Continuum season 1 episode 6 review: Time’s Up
Finally, Continuum starts to tackle some of the problems it's had from the start. Here's Rob's review of episode 6...
Last week's episode, A Test of Time, was a disappointing slip back into a mediocrity that has plagued the majority of this season. This week, Time’s Up, is a more than solid episode with some nice plotting and good all-round performances which puts the show on a much firmer footing.
Time’s Up sees Kiera having to stop a Liber8 plot to kill the CEO of a financial services company. Gone are the more time-travel centric storylines; instead, we get an sci-fi light episode that examines a serious contemporary issue: the corruption of big business and the people’s need for transparency.
This episode starts to correct an irritation that I’ve had since the series began. Who were Liber8 and what do they stand for? For the most part, they’ve been the generic bad guys – killing innocents and generally behaving in an ASBO kind of way. When Kagame came back to lead, a war was promised, although not in the traditional sense. Time’s Up is an example of what Kagame wanted to accomplish – brains over brawn and I give credit to the writers for recognising that Liber8 are terrorists and not action heroes as they don’t have the numbers able to fight their way to victory. Interestingly, when the shoe’s on the other foot, shows depicting the actions of freedom fighters, like V and Falling Skies, all too often fall-back to gun play in order to forward their aims. I’m not too sure why TV ‘bad guys’ have to be the ones that can invoke a strategy that involves more than guns and explosives – but that’s probably a discussion to be had elsewhere.
This is also the first time that I’ve got a sense of Liber8 politics. We knew from the pilot that they were anti-corporation, but we are still to see what exactly it is that has been sacrificed in the future. In this episode, Liber8’s enemy has a face, and a face that we understand. Corporations stealing from their own employees is a theme too often heard in today’s news – alongside fiscal mismanagement and cowboy trading it represents a clear area of dissatisfaction amongst not just the youth but all generations. The assumption is that this must have escalated in the future, but without knowledge of the hardship faced by those citizens only one side of the story is still being told.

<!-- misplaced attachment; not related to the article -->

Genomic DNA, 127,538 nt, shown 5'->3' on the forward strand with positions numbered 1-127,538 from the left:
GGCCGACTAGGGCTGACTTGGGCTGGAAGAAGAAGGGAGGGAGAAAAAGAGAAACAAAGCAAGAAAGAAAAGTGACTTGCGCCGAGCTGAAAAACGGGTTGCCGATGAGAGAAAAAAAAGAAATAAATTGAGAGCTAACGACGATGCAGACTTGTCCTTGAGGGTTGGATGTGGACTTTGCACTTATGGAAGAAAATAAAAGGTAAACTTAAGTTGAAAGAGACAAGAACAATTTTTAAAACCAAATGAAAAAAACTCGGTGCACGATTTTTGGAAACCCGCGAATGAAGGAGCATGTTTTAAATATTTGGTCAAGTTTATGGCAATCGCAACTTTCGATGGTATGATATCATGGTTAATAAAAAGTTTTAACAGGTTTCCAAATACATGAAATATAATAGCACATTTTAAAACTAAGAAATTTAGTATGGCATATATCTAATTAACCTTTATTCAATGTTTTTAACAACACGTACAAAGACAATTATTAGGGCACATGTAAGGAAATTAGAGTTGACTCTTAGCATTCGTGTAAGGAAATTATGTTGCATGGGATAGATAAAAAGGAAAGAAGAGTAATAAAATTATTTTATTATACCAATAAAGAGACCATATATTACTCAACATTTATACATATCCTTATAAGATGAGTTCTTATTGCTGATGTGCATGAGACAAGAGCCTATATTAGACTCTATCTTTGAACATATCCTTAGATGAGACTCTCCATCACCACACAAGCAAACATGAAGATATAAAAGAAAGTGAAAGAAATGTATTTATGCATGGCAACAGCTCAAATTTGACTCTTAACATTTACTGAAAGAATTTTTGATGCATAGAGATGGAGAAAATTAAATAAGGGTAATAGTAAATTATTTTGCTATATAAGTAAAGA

This bias complicates Liber8’s ideology as just like many other terrorist organisations, their intent may be noble but their methodology is not, and the show still needs to focus on why Liber8 believes killing innocents justifies their ideology, otherwise we’ll head back into generic & bland story-telling. Kellog’s small presence in this episode actually belies the importance of his mini-monologue on what makes a terrorist. The reveal that it’s all about popularity is not only largely true but is perhaps a bigger issue than even that of corporate greed. Add this to the wish-list of ideas the show needs to develop.
Liber8 were not the only ones to gain from this episode. I liked that Kiera didn’t rush to help Sherman, she wanted to know (or expose) the truth as much as Liber8. This puts her politics in a large grey area between uncertain and dangerous (for a cop), but having her share beliefs similar to the very terrorist organisation she’s trying to stop is interesting. I’m not sure how many TV protagonists share such sympathy with the people they’re trying to catch – and the promise of the moral ambiguity that was all too quickly referenced in the pilot is finally getting some air time and the show is all the better for it.
Alec’s mysterious family is also fleshed out, although the involvement of his brother felt a little tacked on. Yes, it’s good to get a feel for how Alec’s family may influence his motivations in the future, but it just felt out of place and may reflect the limitation in a 10 episode season. Likewise, the glimpse of the older Alec in the pilot is now even more precious as the answers surrounding his involvement with Liber8 and Kiera are likely to fundamentally shape the show in future episodes/seasons. It would appear that the ‘future’ book ends to each episode are a format that will continue, which is a shame as more time in the future could help propel the story in the present – and make characters such as Alec become all that more involving.
Some negatives this week: unfortunately Carlos remains as one dimensional as ever. He drives, he fights, he stands next to Kiera and become Mr Exposition. I won’t blame Webster’s portrayal as I believe the writers just haven’t given him enough to do, and when you’re trying to discuss some big ideas – and there are some big ideas in this episode – then some sacrifices have to be made. However, looking ahead at next week’s show, it looks like Carlos may be more central to the story – here’s hoping he makes the most of it.
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